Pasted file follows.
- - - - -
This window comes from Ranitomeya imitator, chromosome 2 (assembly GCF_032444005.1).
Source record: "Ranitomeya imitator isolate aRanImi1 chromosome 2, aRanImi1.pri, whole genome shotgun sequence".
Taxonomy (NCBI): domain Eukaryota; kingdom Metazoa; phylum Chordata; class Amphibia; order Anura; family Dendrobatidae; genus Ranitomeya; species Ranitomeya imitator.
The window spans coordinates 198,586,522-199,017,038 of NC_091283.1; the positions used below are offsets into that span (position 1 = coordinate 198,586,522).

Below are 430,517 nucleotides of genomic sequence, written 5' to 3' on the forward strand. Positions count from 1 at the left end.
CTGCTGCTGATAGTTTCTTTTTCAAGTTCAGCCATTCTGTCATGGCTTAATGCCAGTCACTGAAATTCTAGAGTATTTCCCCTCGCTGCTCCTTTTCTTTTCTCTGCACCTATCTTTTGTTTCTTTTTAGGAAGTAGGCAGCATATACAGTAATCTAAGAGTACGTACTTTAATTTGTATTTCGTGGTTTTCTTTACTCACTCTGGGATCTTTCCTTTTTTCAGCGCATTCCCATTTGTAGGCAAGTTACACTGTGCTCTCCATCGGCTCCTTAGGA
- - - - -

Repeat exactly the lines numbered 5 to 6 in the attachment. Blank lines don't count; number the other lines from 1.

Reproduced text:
Below are 430,517 nucleotides of genomic sequence, written 5' to 3' on the forward strand. Positions count from 1 at the left end.
CTGCTGCTGATAGTTTCTTTTTCAAGTTCAGCCATTCTGTCATGGCTTAATGCCAGTCACTGAAATTCTAGAGTATTTCCCCTCGCTGCTCCTTTTCTTTTCTCTGCACCTATCTTTTGTTTCTTTTTAGGAAGTAGGCAGCATATACAGTAATCTAAGAGTACGTACTTTAATTTGTATTTCGTGGTTTTCTTTACTCACTCTGGGATCTTTCCTTTTTTCAGCGCATTCCCATTTGTAGGCAAGTTACACTGTGCTCTCCATCGGCTCCTTAGGA